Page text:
Can I Paint With Untinted Base? (Paint Bases Explained)

If you’re looking to use untinted base paint on your walls, it’s helpful to learn just what a base paint is and what kind of results you can expect. The fact is, base paint doesn’t work quite the same as tinted paints, even if you’re hoping to paint your room pure white.  

In this guide, you’ll learn what base paints are used for, the different types available, how to paint with untinted bases—and why you might decide to go the tinted route after all.  

What Is a Base Paint & What Is It Used For?  

A base paint is a paint without color pigment added. Instead, they have varying levels of white pigment.  As the name implies, these serve as bases for your final paint formula, after pigment is mixed in (either by yourself or at a hardware or paint store).  

Another name you’ll hear is “tintable paint,” and that means the same thing: paint that needs concentrated pigments added before it’s ready to use.  

White Base Painted Wall

Is Base Paint the Same As Primer?  

You can’t use primer and base paint interchangeably. Primer and base paint are quite different, even if they look identical at first glance.  

While base paints are basically unfinished paint formulations in need of colorant, primers are ready to use as-is. They’re meant to prepare—or prime—your surface to better accept the paint.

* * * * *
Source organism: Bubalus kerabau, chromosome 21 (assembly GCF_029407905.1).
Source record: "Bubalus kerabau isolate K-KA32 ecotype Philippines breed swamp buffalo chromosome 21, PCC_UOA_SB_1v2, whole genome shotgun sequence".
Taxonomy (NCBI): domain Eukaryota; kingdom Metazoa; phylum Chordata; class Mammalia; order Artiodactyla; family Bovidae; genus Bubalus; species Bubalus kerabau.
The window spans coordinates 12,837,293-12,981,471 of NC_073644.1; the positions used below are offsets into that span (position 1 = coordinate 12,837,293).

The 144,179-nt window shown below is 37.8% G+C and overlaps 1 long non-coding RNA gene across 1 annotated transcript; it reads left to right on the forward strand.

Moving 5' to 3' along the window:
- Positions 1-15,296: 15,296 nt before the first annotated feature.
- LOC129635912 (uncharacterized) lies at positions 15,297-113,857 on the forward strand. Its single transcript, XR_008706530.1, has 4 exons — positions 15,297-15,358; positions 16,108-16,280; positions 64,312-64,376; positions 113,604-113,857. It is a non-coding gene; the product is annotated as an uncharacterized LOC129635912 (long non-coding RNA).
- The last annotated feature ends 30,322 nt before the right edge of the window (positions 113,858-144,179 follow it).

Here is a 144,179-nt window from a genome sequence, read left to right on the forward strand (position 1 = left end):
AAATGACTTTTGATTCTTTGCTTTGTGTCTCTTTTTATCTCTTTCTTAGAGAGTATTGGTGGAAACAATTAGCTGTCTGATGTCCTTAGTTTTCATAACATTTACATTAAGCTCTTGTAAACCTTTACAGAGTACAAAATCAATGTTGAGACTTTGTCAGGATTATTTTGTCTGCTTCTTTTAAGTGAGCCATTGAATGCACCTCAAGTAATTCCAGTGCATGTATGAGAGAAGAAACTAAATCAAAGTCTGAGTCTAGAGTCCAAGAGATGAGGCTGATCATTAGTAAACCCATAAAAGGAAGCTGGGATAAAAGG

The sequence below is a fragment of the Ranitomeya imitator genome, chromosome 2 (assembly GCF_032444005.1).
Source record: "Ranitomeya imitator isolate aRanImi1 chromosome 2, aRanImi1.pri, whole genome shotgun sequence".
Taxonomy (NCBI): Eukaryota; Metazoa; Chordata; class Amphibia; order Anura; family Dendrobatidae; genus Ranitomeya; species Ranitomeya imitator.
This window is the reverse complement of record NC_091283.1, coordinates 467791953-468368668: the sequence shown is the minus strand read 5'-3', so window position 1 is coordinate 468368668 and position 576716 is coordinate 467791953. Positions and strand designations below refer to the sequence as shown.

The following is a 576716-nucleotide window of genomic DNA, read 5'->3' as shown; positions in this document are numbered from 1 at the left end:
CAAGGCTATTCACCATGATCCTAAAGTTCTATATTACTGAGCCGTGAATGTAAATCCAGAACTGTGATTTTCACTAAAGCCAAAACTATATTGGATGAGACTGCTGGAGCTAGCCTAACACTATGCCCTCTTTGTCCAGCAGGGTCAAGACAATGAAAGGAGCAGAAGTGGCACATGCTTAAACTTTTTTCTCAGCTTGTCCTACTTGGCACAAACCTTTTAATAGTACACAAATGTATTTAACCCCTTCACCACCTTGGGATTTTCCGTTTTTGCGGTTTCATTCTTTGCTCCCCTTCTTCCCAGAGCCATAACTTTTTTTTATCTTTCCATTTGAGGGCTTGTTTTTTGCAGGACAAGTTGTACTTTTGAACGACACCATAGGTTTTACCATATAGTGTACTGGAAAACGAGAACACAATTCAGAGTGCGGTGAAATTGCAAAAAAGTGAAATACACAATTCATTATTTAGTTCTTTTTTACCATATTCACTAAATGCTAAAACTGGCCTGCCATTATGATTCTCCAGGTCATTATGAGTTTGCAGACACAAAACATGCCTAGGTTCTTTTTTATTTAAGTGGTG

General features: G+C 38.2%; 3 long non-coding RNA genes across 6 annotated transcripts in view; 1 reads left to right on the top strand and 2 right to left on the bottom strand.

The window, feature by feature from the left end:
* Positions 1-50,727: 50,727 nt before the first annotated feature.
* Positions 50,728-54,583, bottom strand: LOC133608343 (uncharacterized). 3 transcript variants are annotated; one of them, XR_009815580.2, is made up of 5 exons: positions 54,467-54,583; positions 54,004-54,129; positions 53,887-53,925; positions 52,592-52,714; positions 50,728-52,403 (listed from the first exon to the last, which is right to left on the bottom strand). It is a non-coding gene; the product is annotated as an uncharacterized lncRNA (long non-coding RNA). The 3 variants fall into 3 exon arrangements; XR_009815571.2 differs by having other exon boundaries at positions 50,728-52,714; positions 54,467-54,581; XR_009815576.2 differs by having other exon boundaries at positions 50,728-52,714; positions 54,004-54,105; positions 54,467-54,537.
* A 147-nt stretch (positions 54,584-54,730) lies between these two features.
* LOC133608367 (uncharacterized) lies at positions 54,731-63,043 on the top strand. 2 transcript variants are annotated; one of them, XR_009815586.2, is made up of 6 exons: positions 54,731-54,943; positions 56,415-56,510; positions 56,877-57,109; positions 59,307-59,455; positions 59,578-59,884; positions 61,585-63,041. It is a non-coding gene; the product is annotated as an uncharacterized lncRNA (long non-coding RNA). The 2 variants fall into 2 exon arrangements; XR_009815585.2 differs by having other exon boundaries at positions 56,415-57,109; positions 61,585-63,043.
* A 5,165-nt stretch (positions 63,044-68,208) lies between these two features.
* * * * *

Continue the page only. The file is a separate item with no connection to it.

Different Types Of Tintable Paint Bases Explained 

Base paints are mostly clear (especially Base 3 and 4, explained below), even though they’ll often look like regular white paint when you open them.

It's better to think of base paints less as paints and more like the beginnings of a recipe: they're made specifically to accept colorants and aren’t finished until that step occurs.  

With that in mind, some base paints are more “complete” than others, depending on how much white pigment they have. This dictates how much colorant they can accept, and therefore how rich and deep your final color will look.  

Paint bases are categorized according to just how much of this white pigment is in that formula, and therefore how much colorant can be mixed into it.  

  • Base 1
    This is the base paint with a great deal of white pigment mixed in and is ideal for white colors and some very light pastel shades. This is also known as a pastel or white base, in fact.